Skip to Highlights
Highlights

PROCUREMENT - Special Procurement - Methods/Categories - Federal supply schedule - Off-schedule purchases - Justification - Low prices DIGEST: Agency determination to seek a waiver from the General Services Administration to purchase outside a mandatory Federal Supply Schedule because it believes its needs cannot be met by items from the schedule is not objectionable where there is no allegation of bad faith or showing that the agency's conclusion lacked any reasonable basis. Lanier argued that the equipment offered under both Groups 58 and 74 was similar and since the agency's needs could be met through the Group 74 mandatory schedule. VA was required to purchase the equipment from the mandatory schedule by Federal Acquisition Regulation (FAR) Sec. 8.404.

View Decision

B-237150, Jan 17, 1990, 90-1 CPD 63

PROCUREMENT - Special Procurement - Methods/Categories - Federal supply schedule - Off-schedule purchases - Justification - Low prices DIGEST: Agency determination to seek a waiver from the General Services Administration to purchase outside a mandatory Federal Supply Schedule because it believes its needs cannot be met by items from the schedule is not objectionable where there is no allegation of bad faith or showing that the agency's conclusion lacked any reasonable basis.

Lanier Business Products-Oklahoma: Lanier Business Products-Oklahoma protests the Department of Veterans Affairs (VA) proposed purchase of a dictation system from Dictaphone Corporation under a General Services Administration (GSA) non-mandatory telecommunications schedule. Lanier contends that the agency's needs can be met with products offered under its mandatory schedule contract.

We deny the protest.

On September 12, 1989, the VA published in the Commerce Business Daily (CBD) a notice of its intention to purchase dictation equipment from Dictaphone Corporation under that firm's FSC Group 58 non mandatory telecommunications schedule contract with GSA. In response, Lanier filed a protest with our Office contending that the VA should obtain the equipment from it under its mandatory Federal Supply Schedule (FSS) contract for FSC Group 74; office machines. Lanier argued that the equipment offered under both Groups 58 and 74 was similar and since the agency's needs could be met through the Group 74 mandatory schedule, VA was required to purchase the equipment from the mandatory schedule by Federal Acquisition Regulation (FAR) Sec. 8.404. Following Lanier's protest, the agency determined that the equipment it sought was sufficiently similar to the equipment in Group 74 on the FSS that it needed to either purchase from the mandatory FSS or obtain a waiver from the use of the schedule from the GSA in accordance with FAR Sec. 8.404-3. The agency determined that its needs could not adequately be met by the equipment available under the mandatory FSS contract and canceled the CBD notice and requested a waiver. We understand that GSA has not yet granted VA the waiver. Lanier now objects to the agency's decision to seek a waiver and characterizes it as an attempt to circumvent the mandatory FSS contract.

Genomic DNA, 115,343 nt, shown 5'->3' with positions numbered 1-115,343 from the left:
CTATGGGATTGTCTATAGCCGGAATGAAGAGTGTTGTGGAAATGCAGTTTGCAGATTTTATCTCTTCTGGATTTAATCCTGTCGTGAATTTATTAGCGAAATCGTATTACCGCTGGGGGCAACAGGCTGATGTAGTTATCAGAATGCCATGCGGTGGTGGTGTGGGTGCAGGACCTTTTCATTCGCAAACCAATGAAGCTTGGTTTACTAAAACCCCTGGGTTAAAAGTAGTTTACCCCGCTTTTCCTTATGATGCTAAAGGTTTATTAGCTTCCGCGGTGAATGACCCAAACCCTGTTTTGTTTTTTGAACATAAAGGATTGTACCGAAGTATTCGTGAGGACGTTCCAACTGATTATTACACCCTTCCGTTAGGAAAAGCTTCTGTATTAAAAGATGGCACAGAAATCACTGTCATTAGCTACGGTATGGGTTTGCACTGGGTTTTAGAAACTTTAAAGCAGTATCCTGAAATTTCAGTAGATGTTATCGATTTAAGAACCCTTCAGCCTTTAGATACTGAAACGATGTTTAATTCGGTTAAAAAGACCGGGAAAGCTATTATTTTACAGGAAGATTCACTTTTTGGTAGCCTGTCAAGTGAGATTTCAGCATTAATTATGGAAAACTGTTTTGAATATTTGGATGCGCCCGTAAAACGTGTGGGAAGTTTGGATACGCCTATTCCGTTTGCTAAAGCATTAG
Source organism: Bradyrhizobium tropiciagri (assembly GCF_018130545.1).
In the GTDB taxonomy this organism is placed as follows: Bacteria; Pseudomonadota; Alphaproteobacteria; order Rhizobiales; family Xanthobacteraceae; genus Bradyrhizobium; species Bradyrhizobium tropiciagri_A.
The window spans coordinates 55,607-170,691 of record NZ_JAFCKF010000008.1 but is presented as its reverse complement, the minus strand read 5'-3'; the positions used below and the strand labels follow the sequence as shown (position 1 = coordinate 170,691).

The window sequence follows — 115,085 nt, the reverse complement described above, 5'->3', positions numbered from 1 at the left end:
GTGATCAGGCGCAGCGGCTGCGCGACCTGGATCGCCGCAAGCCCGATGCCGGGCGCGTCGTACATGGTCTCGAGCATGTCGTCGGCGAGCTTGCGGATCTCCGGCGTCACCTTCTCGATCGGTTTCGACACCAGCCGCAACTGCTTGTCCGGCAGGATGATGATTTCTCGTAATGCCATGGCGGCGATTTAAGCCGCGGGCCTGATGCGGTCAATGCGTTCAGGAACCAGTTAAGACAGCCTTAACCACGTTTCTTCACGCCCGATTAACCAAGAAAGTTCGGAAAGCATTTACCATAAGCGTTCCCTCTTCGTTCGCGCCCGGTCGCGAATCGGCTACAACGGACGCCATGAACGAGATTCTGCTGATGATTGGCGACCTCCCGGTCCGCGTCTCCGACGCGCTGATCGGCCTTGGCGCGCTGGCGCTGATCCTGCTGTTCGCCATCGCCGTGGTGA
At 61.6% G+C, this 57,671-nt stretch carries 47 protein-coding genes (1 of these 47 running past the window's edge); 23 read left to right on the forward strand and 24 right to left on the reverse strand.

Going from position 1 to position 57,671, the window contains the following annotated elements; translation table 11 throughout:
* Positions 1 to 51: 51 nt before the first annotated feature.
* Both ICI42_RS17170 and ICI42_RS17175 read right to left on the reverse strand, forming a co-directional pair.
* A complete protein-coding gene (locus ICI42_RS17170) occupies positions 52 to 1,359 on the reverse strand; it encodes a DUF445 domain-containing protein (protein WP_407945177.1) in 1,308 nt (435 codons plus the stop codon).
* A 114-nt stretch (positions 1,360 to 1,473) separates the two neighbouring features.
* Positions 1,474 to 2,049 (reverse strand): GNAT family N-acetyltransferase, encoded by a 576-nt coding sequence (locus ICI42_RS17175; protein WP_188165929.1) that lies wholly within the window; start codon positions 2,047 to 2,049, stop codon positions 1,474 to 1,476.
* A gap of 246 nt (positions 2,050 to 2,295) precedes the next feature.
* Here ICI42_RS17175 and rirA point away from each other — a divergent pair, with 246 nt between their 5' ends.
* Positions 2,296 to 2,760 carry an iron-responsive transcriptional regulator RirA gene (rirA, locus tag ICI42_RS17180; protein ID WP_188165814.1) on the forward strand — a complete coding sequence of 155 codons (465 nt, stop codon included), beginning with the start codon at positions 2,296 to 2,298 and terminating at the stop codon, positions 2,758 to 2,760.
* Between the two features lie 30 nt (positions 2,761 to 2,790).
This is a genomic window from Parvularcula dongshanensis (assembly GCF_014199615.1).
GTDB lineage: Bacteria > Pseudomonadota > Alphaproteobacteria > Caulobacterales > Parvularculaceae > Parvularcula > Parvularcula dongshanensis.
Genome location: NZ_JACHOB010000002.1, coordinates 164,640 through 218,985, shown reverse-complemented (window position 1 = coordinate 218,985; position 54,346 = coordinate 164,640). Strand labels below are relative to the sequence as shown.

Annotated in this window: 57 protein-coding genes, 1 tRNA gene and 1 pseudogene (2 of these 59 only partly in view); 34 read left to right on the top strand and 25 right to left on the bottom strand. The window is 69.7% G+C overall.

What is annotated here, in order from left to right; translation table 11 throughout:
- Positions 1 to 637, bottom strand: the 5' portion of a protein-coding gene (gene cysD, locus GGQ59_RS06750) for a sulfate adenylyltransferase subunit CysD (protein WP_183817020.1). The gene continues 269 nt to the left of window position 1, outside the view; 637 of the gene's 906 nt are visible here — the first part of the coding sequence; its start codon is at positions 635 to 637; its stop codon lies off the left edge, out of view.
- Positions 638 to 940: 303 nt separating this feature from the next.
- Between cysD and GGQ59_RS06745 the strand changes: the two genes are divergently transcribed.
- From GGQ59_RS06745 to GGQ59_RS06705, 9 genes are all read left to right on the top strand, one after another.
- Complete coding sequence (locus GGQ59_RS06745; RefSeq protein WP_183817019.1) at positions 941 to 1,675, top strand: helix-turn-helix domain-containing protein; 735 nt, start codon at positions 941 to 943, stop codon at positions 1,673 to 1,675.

Where, as here, there is a mandatory FSS in effect, an agency is generally required to purchase its requirements from that schedule if its minimum needs will be met by the items listed on the schedule. Precision Mfg., Inc., B-224565, Jan. 12, 1987, 87-1 CPD Para. 49. As indicated earlier the regulations do permit an agency to seek a waiver if it determines that the items available will not meet its needs. FAR Sec. 8.404.

The agency states that the Lanier equipment, which is available under the FSS will not meet its needs for a self-sufficient, self monitoring system which can be operated through a telecommunications system. The VA has transcriptions made by contractor employees at remote locations. The transcriptions are often made after business hours when there is no regular VA staff on duty. Because of this arrangement the agency says it needs features such as the Dictaphone system's ability to self-monitor for malfunctions and automatically dial for service, the ability for the remote input of changes, and a document identification display which allows work to be identified and validated by several methods including the use of job and patient numbers without requiring transcriptionists to obtain document identification information outside the system.

Lanier disagrees arguing that its system does in fact meet the agency's minimum needs. It does not dispute, however, that the system it offers under the FSS does not have all of the features that the agency states it requires. Lanier, for instance, states that its system requires that changes be entered at the console, that it does not automatically provide job and patient numbers, and that a display of patient information is not available on remote transcription stations.

The regulations clearly permit the agency to seek a waiver if it determines that the equipment available under the FSS will not meet its needs. The record shows that the VA has made such a determination and while Lanier disagrees it has not alleged that it was made in bad faith nor has it shown it to lack any reasonable basis. See Office and Business Prod., Inc., B-232007, Oct. 19, 1988, 88-2 CPD Para. 371. Under the circumstances we have no legal basis upon which to object to the VA's seeking a waiver from GSA under FAR Sec. 8.404.

The protest is denied.

GAO Contacts